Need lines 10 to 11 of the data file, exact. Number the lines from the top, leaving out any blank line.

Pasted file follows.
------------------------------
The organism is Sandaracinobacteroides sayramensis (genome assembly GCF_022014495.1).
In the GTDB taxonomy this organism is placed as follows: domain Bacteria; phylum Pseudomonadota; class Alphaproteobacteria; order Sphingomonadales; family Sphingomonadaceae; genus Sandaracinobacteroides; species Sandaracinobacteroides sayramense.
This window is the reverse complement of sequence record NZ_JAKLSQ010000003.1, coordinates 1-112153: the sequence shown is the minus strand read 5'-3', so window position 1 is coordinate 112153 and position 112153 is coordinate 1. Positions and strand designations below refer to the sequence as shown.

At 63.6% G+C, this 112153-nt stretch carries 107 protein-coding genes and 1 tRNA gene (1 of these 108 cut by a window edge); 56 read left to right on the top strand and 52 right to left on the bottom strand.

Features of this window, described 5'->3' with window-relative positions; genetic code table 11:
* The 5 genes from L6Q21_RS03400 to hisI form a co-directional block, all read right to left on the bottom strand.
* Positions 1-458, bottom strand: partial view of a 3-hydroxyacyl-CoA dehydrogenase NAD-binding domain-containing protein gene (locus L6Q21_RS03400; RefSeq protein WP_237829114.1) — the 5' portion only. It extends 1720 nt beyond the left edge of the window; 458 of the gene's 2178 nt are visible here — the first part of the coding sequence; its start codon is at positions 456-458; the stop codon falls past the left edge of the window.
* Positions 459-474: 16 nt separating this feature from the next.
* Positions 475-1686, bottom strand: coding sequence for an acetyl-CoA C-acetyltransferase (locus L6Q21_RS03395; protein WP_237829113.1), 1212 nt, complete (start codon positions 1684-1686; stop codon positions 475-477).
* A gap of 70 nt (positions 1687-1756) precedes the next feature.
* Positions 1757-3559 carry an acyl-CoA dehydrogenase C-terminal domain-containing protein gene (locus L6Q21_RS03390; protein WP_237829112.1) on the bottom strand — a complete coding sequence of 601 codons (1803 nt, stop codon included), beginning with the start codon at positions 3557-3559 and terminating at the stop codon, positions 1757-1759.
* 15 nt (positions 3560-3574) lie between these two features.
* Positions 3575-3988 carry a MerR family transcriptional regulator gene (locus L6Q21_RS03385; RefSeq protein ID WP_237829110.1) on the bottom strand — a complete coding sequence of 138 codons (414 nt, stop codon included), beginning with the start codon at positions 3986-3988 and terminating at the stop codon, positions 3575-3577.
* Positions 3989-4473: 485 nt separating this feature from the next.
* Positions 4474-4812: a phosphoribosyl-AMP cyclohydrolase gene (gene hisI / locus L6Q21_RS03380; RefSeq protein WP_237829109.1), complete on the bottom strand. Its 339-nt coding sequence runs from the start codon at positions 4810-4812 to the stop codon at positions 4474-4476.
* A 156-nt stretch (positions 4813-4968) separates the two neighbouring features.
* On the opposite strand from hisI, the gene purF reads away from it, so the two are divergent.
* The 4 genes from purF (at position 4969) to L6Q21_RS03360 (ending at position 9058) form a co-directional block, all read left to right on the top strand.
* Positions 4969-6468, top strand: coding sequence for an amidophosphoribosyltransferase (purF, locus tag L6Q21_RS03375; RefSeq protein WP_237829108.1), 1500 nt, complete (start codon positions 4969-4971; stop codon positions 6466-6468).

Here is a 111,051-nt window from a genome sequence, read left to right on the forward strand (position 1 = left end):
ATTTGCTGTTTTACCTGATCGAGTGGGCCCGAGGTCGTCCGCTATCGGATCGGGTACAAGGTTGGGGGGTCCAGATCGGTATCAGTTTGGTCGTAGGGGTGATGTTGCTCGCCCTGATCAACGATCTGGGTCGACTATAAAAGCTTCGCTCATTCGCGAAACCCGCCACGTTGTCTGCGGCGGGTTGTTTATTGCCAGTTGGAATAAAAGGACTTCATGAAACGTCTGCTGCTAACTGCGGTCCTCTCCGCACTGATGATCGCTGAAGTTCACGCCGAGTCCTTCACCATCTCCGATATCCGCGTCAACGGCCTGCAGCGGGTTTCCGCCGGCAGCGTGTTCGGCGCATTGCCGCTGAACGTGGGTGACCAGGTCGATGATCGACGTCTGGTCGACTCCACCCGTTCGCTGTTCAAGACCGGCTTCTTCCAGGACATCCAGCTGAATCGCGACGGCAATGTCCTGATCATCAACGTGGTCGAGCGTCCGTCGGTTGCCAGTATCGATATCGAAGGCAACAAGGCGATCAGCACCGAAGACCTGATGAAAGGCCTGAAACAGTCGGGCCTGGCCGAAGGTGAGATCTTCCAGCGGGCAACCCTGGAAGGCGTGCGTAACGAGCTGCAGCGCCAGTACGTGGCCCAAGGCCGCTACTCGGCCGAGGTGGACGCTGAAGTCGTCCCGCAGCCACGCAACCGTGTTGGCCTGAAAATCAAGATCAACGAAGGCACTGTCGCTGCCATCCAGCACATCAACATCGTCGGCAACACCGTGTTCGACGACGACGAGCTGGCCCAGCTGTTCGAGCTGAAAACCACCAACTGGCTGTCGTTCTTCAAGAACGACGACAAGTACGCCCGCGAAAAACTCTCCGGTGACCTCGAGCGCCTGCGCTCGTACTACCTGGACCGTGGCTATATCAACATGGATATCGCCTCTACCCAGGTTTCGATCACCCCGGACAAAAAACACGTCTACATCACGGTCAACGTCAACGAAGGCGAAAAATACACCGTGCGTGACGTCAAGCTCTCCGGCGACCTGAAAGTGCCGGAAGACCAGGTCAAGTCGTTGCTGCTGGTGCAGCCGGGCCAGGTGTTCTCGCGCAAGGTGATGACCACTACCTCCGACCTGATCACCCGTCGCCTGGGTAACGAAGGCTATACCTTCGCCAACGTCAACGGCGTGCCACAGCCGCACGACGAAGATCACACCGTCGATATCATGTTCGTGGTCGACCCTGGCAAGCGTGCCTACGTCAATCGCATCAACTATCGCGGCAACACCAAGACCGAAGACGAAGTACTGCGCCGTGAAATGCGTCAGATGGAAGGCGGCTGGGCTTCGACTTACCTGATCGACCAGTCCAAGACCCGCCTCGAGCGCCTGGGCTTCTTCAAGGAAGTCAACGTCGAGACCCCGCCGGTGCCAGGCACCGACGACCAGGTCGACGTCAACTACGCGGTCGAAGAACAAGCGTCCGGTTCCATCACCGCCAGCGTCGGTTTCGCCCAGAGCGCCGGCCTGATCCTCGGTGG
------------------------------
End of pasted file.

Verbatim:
* A gap of 70 nt (positions 1687-1756) precedes the next feature.
* Positions 1757-3559 carry an acyl-CoA dehydrogenase C-terminal domain-containing protein gene (locus L6Q21_RS03390; protein WP_237829112.1) on the bottom strand — a complete coding sequence of 601 codons (1803 nt, stop codon included), beginning with the start codon at positions 3557-3559 and terminating at the stop codon, positions 1757-1759.